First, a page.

TREASURE ISLAND — Huguette Levy, 93, is from Algiers. Her daughter, Yvonne Brun, 60, is from France but lives in Seminole, as does her daughter, Vanessa Mueller, 39. Mueller’s sister, Emilie Brun, 34, lives in Pinellas Park. They have loaded their loaves into disposable foil trays, given them a quick egg wash, sprinkled on some sesame seeds. Levy’s and Emilie Brun’s are, let’s say, rustic.
“I tried,” Emilie Brun says with a laugh. Across the table, her niece, Stella Mueller, 4, is working on her own. But if it doesn’t turn out perfectly, she’s got an excuse: She doesn’t know how to braid yet.
These women represent four generations of the same family, all of them coming together for an evening with 200 other women from synagogues around Tampa Bay for this year’s Mega Challah Bake on Oct. 25. Held at the Club at Treasure Island, this is the fourth year for the event, and the largest yet. The noise level is ratcheting up, and the yeasty smell of bread dough is perfuming the air.
A braided egg bread, challah has been the centerpiece of Shabbat (the Jewish sabbath celebrated just before sunset on Fridays) and the Jewish holiday table for millennia. It’s made in all shapes and sizes, each of which has a special meaning depending on the holiday.
Round loaves are baked for Rosh Hashana to symbolize continuity for the new year. Ladder- and hand-shaped breads are served at the meal before the fast of Yom Kippur (the ladder signifying that we should ascend to great heights). Three braids symbolize truth, peace and justice. For Purim, there are small triangular loaves that symbolize Haman’s ears. (He was a bad guy and his ears got lopped.) There are challah with three, five, six or 12 strands, all of which show unity, like arms intertwined. For Hanukkah, which starts at sundown on Sunday, people sometimes make a challah in the shape of a menorah or a star of David.
Chaya Korf, the wife of Rabbi Alter Korf of Chabad Jewish Center in St. Petersburg, stands at the front of the room, explaining that women, the pillar of the Jewish home, have been gifted with three special mitzvot that are the foundation of Jewish living: kindling the Shabbat and festive candles; taking challah, and by extension, the laws of keeping kosher; and the laws of family life. These correspond to the miracles that happened in the tent of the first Jewish mother, Sara, whose challah remained fresh all week, and whose Shabbat candles stayed lit from Friday to Friday.
Korf shows slides, tells the story of a family in the Bergen-Belsen concentration camp in what is today Lower Saxony in northern Germany, how the dad would save his rusks of bread and present them on Shabbat to his kids to elicit the memories or perhaps create the illusion of the Shabbat challah. There were no candles, but he would tell his kids, “The licht (light) is in your beautiful eyes.”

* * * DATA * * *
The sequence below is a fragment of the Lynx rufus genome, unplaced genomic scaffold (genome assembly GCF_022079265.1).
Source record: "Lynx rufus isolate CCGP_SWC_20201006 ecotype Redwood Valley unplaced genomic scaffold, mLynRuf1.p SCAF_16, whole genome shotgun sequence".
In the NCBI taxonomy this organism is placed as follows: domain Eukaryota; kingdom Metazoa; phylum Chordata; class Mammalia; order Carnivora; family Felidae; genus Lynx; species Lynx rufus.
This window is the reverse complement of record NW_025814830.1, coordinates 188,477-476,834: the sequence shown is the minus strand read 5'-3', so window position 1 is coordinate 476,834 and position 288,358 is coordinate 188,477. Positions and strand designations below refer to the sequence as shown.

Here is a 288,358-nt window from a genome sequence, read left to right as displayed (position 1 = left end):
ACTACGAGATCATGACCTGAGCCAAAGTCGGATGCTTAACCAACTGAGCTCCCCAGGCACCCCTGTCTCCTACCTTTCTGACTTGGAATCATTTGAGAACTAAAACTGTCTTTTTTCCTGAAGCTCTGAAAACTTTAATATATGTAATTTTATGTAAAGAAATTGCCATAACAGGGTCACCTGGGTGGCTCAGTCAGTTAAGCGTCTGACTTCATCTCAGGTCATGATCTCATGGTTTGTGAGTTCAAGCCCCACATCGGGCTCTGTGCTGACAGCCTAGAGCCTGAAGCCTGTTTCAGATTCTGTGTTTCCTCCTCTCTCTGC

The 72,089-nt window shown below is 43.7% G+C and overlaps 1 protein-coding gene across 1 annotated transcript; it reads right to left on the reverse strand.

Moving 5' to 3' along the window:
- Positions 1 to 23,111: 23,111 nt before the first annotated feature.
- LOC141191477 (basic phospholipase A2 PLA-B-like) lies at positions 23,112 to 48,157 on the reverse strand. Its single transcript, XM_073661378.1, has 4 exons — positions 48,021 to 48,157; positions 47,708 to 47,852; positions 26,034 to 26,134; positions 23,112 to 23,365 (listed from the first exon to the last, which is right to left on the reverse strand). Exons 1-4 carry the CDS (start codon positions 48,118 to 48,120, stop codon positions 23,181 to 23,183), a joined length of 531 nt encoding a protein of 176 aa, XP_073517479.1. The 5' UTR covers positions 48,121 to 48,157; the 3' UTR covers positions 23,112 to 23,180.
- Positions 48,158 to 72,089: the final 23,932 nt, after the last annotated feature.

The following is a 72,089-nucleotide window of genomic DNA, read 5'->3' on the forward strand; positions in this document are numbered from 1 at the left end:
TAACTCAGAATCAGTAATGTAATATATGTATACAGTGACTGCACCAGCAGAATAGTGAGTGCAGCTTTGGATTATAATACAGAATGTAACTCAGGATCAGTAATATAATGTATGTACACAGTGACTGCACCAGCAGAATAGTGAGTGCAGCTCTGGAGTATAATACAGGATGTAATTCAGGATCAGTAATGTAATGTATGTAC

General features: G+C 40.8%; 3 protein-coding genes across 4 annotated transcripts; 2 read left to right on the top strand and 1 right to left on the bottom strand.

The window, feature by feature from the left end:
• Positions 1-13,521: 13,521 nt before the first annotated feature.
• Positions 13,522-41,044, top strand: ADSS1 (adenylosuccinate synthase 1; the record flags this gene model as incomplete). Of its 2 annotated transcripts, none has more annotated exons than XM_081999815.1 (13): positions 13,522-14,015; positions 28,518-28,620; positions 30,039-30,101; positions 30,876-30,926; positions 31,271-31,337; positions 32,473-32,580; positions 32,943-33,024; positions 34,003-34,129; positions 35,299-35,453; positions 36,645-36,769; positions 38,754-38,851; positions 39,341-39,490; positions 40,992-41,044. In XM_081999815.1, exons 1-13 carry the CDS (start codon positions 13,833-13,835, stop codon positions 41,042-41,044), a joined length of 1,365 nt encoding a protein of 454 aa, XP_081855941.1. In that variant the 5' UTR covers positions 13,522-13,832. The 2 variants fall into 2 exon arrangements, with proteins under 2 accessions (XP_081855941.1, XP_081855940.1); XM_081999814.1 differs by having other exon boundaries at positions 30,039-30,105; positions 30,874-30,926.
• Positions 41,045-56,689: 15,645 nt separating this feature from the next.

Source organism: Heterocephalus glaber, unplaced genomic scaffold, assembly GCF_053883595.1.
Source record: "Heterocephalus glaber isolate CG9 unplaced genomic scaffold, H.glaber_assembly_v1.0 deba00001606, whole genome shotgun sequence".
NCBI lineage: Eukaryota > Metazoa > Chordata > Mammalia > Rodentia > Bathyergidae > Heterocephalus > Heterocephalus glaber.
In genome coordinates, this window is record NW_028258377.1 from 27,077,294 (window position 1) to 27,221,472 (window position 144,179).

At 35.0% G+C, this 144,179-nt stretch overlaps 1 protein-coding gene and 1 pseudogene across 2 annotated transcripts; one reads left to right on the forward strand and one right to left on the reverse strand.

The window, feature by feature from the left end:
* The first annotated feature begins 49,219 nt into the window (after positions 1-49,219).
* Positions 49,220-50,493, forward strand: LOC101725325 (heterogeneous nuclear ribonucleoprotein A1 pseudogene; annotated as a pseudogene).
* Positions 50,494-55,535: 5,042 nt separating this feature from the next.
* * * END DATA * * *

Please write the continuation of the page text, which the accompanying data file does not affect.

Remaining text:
Korf gets emotional, pauses and regroups, continues her talk. But the audience is far from somber. They are boisterous, the hilarity rising as hundreds of women do the best they can with dough that is sometimes sticky or otherwise recalcitrant.
“This is only my second dough-eo,” Ruth Dobkin of Clearwater puns. She came last year, and this year brought her friend Ellen Petracco, also from Clearwater. Rhonda Bedikian, who just moved to Florida from Los Angeles, sits at their table rolling out pale snakes of dough. Their efforts look competent, although the “captain” who is supposed to be at every table is missing from theirs.
As the bread efforts wind down, Chaya Korf gets back on the microphone.
“It is traditional that when making challah, we pray. When we pray in our own homes it is a powerful moment,” she says. “When we pray with so many women together, in such unity, the power and energy is overflowing.
“If this is your first time making challah, please stand and we’ll give you a round of applause. If you remember making challah with your mother or grandmother, please stand.”
She goes on like this, and pretty soon 200 women are standing, all of them wearing lime green “Challah Bake” aprons. Music starts, Siman Tov u'Mazal Tov, and all of the women hold hands or link arms, weaving in between the banquet tables. They move faster and faster, one little girl wearing those light-up sneakers that illuminate with every stomp, her baking apron tied tight around her tiny body.
Like the bread itself, they are there for one night, intertwined, showing unity.
Contact Laura Reiley at lreile[email protected] or (727) 892-2293. Follow @lreiley.